Courts focus on the Substantial Similarity test to determine copyright infringement. They also use testimony from experts and lay people. As a result, there is a tension between preserving artist’s rights and preserving a competitive market. This tension is especially problematic in the context of copyright protection of computer software. Nonetheless, copyright law does protect computer software. Resulting amendments in the Copyright Act defined "computer program" and ensured that copyright protection was extended to all computer programs. The Substantial Similarity test applied to computer programs creates several concerns. Lack of access to expert testimony in the crucial second phase of the test had proven unworkable in the context of computer programs. One leading commentator has stated that "the crucial flaw in [Whelan's] reasoning is that it assumes that only one "idea,' in copyright law terms, underlies any computer program, and that once a separable idea can be identified, everything else must be expression." However, no computer program can be said to be made up of one idea, at least on a functional level. Courts suggested another step: if it found substantial similarity, it would then determine if the defendant misappropriated a "substantial portion" of the copyrighted program. The Tenth Circuit addressed the Altai test and the use of expert testimony in computer copyright infringement actions. No one is better equipped to reverse engineer a computer program than a computer programmer.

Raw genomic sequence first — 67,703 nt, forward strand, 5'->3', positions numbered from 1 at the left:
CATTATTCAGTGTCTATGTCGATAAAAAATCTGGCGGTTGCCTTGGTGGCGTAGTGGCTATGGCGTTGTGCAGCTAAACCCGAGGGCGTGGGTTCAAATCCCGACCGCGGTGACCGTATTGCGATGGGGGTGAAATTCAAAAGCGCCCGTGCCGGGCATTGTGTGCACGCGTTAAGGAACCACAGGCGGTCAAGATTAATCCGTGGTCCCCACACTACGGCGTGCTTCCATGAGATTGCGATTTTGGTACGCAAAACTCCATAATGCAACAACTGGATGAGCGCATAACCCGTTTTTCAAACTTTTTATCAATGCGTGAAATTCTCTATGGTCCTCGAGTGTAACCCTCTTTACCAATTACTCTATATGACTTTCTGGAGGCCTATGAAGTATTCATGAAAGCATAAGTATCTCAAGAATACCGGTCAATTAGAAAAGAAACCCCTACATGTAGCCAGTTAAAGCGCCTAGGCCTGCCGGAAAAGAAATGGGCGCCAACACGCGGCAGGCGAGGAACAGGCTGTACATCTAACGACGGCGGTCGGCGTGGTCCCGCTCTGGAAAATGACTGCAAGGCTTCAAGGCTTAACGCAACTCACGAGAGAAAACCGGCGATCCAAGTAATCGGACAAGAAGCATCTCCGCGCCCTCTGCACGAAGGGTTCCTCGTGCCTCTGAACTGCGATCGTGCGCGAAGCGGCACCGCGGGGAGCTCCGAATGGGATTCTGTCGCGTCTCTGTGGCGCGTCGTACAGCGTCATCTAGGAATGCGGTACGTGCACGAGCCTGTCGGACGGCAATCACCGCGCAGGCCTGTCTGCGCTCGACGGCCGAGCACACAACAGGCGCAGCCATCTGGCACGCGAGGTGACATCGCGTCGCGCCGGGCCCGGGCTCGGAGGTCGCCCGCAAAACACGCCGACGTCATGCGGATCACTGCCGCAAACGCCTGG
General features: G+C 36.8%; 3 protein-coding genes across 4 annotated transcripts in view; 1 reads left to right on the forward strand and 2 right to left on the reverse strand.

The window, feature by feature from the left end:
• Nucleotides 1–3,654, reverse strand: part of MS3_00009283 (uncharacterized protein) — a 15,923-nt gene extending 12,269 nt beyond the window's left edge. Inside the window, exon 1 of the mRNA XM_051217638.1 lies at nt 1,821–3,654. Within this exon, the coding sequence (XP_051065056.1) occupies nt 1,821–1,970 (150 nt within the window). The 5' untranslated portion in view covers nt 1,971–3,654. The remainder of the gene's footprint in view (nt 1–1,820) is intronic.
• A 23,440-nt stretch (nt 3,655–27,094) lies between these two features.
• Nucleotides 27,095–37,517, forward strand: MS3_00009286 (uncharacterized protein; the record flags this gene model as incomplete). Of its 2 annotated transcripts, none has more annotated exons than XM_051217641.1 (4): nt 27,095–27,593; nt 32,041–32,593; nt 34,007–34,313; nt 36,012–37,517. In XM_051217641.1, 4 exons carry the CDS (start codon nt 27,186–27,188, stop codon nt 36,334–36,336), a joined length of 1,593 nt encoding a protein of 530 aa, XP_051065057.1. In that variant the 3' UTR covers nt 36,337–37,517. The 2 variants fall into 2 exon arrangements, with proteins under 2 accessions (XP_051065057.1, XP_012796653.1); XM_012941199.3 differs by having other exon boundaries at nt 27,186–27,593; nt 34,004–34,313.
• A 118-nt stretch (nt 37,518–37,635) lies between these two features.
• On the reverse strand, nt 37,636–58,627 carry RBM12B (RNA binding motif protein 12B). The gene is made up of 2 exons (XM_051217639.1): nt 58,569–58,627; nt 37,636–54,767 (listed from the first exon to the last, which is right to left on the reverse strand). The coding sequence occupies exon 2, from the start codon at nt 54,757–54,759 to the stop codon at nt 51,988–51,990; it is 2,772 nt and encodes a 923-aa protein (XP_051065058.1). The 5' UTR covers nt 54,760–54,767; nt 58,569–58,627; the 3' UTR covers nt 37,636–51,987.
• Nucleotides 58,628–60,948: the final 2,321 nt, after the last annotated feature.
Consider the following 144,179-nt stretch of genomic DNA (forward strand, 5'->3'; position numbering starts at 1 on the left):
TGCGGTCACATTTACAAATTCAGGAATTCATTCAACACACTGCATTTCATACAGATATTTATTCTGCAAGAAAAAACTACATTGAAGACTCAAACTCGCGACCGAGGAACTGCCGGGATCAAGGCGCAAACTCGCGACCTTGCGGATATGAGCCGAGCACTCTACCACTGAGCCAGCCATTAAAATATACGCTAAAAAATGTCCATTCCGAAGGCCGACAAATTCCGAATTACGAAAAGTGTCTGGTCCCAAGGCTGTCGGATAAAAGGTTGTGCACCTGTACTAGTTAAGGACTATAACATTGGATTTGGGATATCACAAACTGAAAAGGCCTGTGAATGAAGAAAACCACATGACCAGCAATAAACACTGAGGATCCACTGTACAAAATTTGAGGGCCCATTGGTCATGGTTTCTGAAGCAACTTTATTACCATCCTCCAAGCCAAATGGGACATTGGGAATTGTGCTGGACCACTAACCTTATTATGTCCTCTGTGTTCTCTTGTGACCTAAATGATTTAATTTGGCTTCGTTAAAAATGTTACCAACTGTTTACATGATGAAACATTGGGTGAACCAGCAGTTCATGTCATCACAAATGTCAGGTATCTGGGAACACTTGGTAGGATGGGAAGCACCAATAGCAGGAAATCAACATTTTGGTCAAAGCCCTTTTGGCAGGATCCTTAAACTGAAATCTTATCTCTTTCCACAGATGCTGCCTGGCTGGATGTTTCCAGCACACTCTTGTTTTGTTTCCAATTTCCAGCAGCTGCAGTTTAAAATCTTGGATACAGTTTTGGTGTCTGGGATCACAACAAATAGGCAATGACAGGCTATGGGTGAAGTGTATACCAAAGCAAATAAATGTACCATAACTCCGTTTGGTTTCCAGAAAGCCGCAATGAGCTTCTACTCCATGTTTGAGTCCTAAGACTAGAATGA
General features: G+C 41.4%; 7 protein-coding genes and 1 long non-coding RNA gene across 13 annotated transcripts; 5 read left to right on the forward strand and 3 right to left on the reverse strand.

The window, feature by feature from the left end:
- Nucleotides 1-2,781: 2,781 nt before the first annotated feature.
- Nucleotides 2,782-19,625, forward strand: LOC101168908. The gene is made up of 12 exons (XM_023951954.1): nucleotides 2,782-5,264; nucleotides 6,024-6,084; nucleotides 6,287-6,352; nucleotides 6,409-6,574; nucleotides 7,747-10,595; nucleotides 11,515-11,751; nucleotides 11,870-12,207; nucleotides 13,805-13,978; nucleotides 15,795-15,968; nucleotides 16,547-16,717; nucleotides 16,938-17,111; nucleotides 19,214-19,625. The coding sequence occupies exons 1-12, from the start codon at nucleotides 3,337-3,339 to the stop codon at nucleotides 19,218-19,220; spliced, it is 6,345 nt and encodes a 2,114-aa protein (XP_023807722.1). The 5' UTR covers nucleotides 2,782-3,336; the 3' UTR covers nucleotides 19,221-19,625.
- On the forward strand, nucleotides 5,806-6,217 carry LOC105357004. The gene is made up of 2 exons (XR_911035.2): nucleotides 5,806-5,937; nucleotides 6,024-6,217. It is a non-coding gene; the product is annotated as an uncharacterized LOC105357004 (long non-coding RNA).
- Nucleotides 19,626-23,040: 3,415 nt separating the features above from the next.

Jeffrey D. Coulter, Computers, Copyright and Substantial Similarity: The Test Reconsidered, 14 J. Marshall J. Computer & Info. L. 47 (1995)